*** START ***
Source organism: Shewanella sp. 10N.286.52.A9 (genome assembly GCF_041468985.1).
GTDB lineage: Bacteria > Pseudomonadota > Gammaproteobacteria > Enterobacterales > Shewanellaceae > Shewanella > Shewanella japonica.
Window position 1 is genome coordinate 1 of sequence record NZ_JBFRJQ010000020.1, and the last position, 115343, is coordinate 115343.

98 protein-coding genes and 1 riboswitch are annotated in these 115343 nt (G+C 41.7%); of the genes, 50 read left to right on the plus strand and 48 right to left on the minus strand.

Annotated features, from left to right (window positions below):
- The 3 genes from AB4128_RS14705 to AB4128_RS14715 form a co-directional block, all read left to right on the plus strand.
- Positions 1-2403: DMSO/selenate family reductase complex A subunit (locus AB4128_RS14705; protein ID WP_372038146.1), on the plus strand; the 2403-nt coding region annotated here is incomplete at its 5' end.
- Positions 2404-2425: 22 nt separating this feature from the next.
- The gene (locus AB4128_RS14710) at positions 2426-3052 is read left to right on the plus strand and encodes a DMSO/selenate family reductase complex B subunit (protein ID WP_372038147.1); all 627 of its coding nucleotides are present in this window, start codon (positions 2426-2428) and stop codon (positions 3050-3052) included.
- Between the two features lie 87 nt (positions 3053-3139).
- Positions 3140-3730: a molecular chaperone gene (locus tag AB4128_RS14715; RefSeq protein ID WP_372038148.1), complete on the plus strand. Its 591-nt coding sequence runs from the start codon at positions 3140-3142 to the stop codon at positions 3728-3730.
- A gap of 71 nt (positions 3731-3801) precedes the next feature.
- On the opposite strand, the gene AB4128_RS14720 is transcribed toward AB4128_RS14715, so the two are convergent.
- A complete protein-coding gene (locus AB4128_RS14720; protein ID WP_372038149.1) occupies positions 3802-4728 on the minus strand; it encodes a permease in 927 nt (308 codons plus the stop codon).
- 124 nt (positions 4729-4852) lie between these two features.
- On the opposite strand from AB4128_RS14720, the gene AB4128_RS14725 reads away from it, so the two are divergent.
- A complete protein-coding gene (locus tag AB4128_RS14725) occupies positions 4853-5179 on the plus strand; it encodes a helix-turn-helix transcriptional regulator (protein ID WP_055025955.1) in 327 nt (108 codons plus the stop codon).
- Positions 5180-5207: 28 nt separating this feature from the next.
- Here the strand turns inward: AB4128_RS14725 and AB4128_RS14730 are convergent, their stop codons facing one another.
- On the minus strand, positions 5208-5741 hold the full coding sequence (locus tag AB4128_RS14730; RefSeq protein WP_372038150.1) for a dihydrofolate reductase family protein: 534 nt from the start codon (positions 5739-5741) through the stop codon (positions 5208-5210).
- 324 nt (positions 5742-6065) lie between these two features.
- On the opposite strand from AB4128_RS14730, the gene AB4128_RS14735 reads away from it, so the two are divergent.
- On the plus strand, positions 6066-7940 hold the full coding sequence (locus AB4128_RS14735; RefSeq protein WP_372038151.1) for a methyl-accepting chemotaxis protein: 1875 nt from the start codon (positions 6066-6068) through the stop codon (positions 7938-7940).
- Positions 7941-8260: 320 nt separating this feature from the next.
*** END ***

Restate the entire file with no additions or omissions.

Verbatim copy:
Source organism: Shewanella sp. 10N.286.52.A9 (genome assembly GCF_041468985.1).
GTDB lineage: Bacteria > Pseudomonadota > Gammaproteobacteria > Enterobacterales > Shewanellaceae > Shewanella > Shewanella japonica.
Window position 1 is genome coordinate 1 of sequence record NZ_JBFRJQ010000020.1, and the last position, 115343, is coordinate 115343.

98 protein-coding genes and 1 riboswitch are annotated in these 115343 nt (G+C 41.7%); of the genes, 50 read left to right on the plus strand and 48 right to left on the minus strand.

Annotated features, from left to right (window positions below):
- The 3 genes from AB4128_RS14705 to AB4128_RS14715 form a co-directional block, all read left to right on the plus strand.
- Positions 1-2403: DMSO/selenate family reductase complex A subunit (locus AB4128_RS14705; protein ID WP_372038146.1), on the plus strand; the 2403-nt coding region annotated here is incomplete at its 5' end.
- Positions 2404-2425: 22 nt separating this feature from the next.
- The gene (locus AB4128_RS14710) at positions 2426-3052 is read left to right on the plus strand and encodes a DMSO/selenate family reductase complex B subunit (protein ID WP_372038147.1); all 627 of its coding nucleotides are present in this window, start codon (positions 2426-2428) and stop codon (positions 3050-3052) included.
- Between the two features lie 87 nt (positions 3053-3139).
- Positions 3140-3730: a molecular chaperone gene (locus tag AB4128_RS14715; RefSeq protein ID WP_372038148.1), complete on the plus strand. Its 591-nt coding sequence runs from the start codon at positions 3140-3142 to the stop codon at positions 3728-3730.
- A gap of 71 nt (positions 3731-3801) precedes the next feature.
- On the opposite strand, the gene AB4128_RS14720 is transcribed toward AB4128_RS14715, so the two are convergent.
- A complete protein-coding gene (locus AB4128_RS14720; protein ID WP_372038149.1) occupies positions 3802-4728 on the minus strand; it encodes a permease in 927 nt (308 codons plus the stop codon).
- 124 nt (positions 4729-4852) lie between these two features.
- On the opposite strand from AB4128_RS14720, the gene AB4128_RS14725 reads away from it, so the two are divergent.
- A complete protein-coding gene (locus tag AB4128_RS14725) occupies positions 4853-5179 on the plus strand; it encodes a helix-turn-helix transcriptional regulator (protein ID WP_055025955.1) in 327 nt (108 codons plus the stop codon).
- Positions 5180-5207: 28 nt separating this feature from the next.
- Here the strand turns inward: AB4128_RS14725 and AB4128_RS14730 are convergent, their stop codons facing one another.
- On the minus strand, positions 5208-5741 hold the full coding sequence (locus tag AB4128_RS14730; RefSeq protein WP_372038150.1) for a dihydrofolate reductase family protein: 534 nt from the start codon (positions 5739-5741) through the stop codon (positions 5208-5210).
- 324 nt (positions 5742-6065) lie between these two features.
- On the opposite strand from AB4128_RS14730, the gene AB4128_RS14735 reads away from it, so the two are divergent.
- On the plus strand, positions 6066-7940 hold the full coding sequence (locus AB4128_RS14735; RefSeq protein WP_372038151.1) for a methyl-accepting chemotaxis protein: 1875 nt from the start codon (positions 6066-6068) through the stop codon (positions 7938-7940).
- Positions 7941-8260: 320 nt separating this feature from the next.